Denim is loved across ages, genders, countries and styles. It’s the undisputed champion of garments. In the past however, the denim industry has been a large consumer of water, insecticides, pesticides, and energy as well as uses harmful chemicals in the dying/finishing processes. Now, with the incorporation of circular economy principles, the denim industry can become the sustainable, circular leader to spearhead a textiles revolution.Starting on the 17th of April, Amsterdam turned blue for an entire week. The city hosted 'Denim Days', a series of industry events, trade shows, seminars and a denim festival centred around the ever-popular indigo blue fabric. Our own Jade Wilting (Project Coordinator Circle Textiles Programme) spoke at The Blue Print Festival, on the future of denim, and explored the question, is there a future for denim without circularity? We see that while the denim industry as a whole has yet to become circular, competitive companies are moving in the right direction, with some frontrunners already firmly rooting their business models in circularity. We've collected 3 key insights about this transition below:Insight #1: The skinny on skinny jeansFrom stretch denim to rigid & raw
"We are happy to see skinny jeans slowly making an exit from the wardrobes of the masses - if not for their unforgiving silhouette, then for their stretchiness, which is a major barrier when it comes to circularity"Jade Wilting, Project Coordinator Textiles Programme
While we don't condone quick changing trends that create obsolete fashion monthly, we can't help but get excited about a growing demand for mono-material jeans and raw denim. Raw denim is the godfather of all denim. It is unwashed and characterized by its rigid structure and deep blue colour. In contrast, most of the jeans that we buy have been through a series of industrial washings to soften and add aesthetic effects to the trousers. Raw denim aficionados swear off washing their trousers for at least the first 6 months after purchase to get a natural fade, custom-made by one's own wearing. As you might have guessed, raw denim jeans need much less water in the production process, and the culture around raw denim lends itself perfectly to circularity. It's all about retaining the value of the jeans for as long as possible through repair, re-wear and less washing. The movement toward non-stretch, rigid denim is a move in the right direction when it comes to circularity. Insight #2: Salvage the SelvedgeThe latest development in closed loop denim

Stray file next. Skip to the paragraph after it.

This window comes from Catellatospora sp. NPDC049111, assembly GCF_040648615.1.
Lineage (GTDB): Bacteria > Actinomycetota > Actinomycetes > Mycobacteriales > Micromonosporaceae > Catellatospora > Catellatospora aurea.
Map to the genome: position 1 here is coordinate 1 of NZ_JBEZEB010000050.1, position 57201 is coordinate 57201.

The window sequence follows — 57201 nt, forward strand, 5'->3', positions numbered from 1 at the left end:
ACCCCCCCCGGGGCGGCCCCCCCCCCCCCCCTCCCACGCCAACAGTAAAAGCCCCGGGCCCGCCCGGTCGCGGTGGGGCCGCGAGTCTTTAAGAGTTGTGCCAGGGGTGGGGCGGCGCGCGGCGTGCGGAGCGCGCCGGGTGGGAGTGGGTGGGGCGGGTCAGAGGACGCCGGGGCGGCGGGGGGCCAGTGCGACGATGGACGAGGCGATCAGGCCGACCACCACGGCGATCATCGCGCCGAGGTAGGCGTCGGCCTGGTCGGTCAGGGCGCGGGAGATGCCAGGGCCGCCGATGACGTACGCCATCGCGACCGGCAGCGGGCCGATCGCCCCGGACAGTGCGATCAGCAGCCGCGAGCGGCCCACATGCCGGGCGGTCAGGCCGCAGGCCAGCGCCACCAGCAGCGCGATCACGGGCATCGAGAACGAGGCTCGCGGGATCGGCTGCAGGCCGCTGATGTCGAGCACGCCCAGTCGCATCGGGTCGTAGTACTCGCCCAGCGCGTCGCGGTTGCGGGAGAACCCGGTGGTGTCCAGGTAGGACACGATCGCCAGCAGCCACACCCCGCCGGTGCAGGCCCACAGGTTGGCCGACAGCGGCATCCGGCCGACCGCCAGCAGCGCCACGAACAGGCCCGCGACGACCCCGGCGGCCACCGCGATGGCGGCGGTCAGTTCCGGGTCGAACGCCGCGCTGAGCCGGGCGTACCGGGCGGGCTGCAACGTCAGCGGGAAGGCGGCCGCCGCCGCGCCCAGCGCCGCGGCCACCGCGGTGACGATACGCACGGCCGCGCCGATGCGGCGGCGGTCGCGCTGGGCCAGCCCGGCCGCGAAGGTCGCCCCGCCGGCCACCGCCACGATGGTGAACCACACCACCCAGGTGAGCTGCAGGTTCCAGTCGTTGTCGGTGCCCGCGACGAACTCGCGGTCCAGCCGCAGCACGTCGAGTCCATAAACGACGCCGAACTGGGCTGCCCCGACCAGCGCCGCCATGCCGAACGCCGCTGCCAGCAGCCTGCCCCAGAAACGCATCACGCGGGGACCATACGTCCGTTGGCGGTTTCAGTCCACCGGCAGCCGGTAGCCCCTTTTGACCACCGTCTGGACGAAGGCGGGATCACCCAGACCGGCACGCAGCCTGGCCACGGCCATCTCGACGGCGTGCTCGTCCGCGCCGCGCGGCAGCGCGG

"Denim to denim has long been the holy grail of high-value recycling. Not only is it a compelling story for the consumer, but recycled denim also has the potential to offset the huge water impact that denim has, reutilise the indigo dye trapped in the material and reduce our dependency on virgin cotton."Gwen Cunningham, Programme Lead, Circle Textiles Programme
[caption id="attachment_12559" align="alignleft" width="317"]